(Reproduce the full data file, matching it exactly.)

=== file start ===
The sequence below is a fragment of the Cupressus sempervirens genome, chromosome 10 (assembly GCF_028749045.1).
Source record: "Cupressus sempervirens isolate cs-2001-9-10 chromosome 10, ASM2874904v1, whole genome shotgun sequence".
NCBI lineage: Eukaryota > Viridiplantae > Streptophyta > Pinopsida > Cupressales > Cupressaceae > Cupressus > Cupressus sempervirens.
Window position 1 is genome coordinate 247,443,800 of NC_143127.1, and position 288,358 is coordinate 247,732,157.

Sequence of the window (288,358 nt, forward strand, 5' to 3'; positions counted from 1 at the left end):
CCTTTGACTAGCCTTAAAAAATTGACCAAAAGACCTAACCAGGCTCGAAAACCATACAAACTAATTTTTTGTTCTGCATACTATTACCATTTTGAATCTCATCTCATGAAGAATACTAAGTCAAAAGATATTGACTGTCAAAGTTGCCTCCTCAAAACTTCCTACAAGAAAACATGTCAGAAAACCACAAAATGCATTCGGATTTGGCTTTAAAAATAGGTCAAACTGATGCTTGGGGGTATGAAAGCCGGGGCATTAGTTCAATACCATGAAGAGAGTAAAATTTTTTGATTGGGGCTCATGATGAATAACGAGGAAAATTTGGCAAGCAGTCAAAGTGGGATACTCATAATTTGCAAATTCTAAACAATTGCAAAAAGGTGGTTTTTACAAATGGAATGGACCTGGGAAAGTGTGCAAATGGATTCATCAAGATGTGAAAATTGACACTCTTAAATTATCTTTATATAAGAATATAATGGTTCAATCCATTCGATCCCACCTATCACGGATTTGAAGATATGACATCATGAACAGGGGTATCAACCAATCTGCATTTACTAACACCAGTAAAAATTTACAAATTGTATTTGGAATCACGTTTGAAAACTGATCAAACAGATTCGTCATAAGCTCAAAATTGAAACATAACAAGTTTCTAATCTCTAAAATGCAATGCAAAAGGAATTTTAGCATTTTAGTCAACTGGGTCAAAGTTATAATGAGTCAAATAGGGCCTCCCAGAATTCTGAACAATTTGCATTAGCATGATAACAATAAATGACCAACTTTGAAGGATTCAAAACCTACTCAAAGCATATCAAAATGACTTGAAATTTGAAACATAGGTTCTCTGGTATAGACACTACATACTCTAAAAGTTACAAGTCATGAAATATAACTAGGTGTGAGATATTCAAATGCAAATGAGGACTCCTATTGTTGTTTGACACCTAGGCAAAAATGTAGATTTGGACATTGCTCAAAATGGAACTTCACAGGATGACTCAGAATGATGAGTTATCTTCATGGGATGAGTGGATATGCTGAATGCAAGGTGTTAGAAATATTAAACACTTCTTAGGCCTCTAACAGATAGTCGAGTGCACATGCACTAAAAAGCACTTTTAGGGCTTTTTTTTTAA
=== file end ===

The sequence below is a fragment of the Cupressus sempervirens genome, chromosome 10 (assembly GCF_028749045.1).
Source record: "Cupressus sempervirens isolate cs-2001-9-10 chromosome 10, ASM2874904v1, whole genome shotgun sequence".
NCBI lineage: Eukaryota > Viridiplantae > Streptophyta > Pinopsida > Cupressales > Cupressaceae > Cupressus > Cupressus sempervirens.
Window position 1 is genome coordinate 247,443,800 of NC_143127.1, and position 288,358 is coordinate 247,732,157.

Sequence of the window (288,358 nt, forward strand, 5' to 3'; positions counted from 1 at the left end):
CCTTTGACTAGCCTTAAAAAATTGACCAAAAGACCTAACCAGGCTCGAAAACCATACAAACTAATTTTTTGTTCTGCATACTATTACCATTTTGAATCTCATCTCATGAAGAATACTAAGTCAAAAGATATTGACTGTCAAAGTTGCCTCCTCAAAACTTCCTACAAGAAAACATGTCAGAAAACCACAAAATGCATTCGGATTTGGCTTTAAAAATAGGTCAAACTGATGCTTGGGGGTATGAAAGCCGGGGCATTAGTTCAATACCATGAAGAGAGTAAAATTTTTTGATTGGGGCTCATGATGAATAACGAGGAAAATTTGGCAAGCAGTCAAAGTGGGATACTCATAATTTGCAAATTCTAAACAATTGCAAAAAGGTGGTTTTTACAAATGGAATGGACCTGGGAAAGTGTGCAAATGGATTCATCAAGATGTGAAAATTGACACTCTTAAATTATCTTTATATAAGAATATAATGGTTCAATCCATTCGATCCCACCTATCACGGATTTGAAGATATGACATCATGAACAGGGGTATCAACCAATCTGCATTTACTAACACCAGTAAAAATTTACAAATTGTATTTGGAATCACGTTTGAAAACTGATCAAACAGATTCGTCATAAGCTCAAAATTGAAACATAACAAGTTTCTAATCTCTAAAATGCAATGCAAAAGGAATTTTAGCATTTTAGTCAACTGGGTCAAAGTTATAATGAGTCAAATAGGGCCTCCCAGAATTCTGAACAATTTGCATTAGCATGATAACAATAAATGACCAACTTTGAAGGATTCAAAACCTACTCAAAGCATATCAAAATGACTTGAAATTTGAAACATAGGTTCTCTGGTATAGACACTACATACTCTAAAAGTTACAAGTCATGAAATATAACTAGGTGTGAGATATTCAAATGCAAATGAGGACTCCTATTGTTGTTTGACACCTAGGCAAAAATGTAGATTTGGACATTGCTCAAAATGGAACTTCACAGGATGACTCAGAATGATGAGTTATCTTCATGGGATGAGTGGATATGCTGAATGCAAGGTGTTAGAAATATTAAACACTTCTTAGGCCTCTAACAGATAGTCGAGTGCACATGCACTAAAAAGCACTTTTAGGGCTTTTTTTTTAA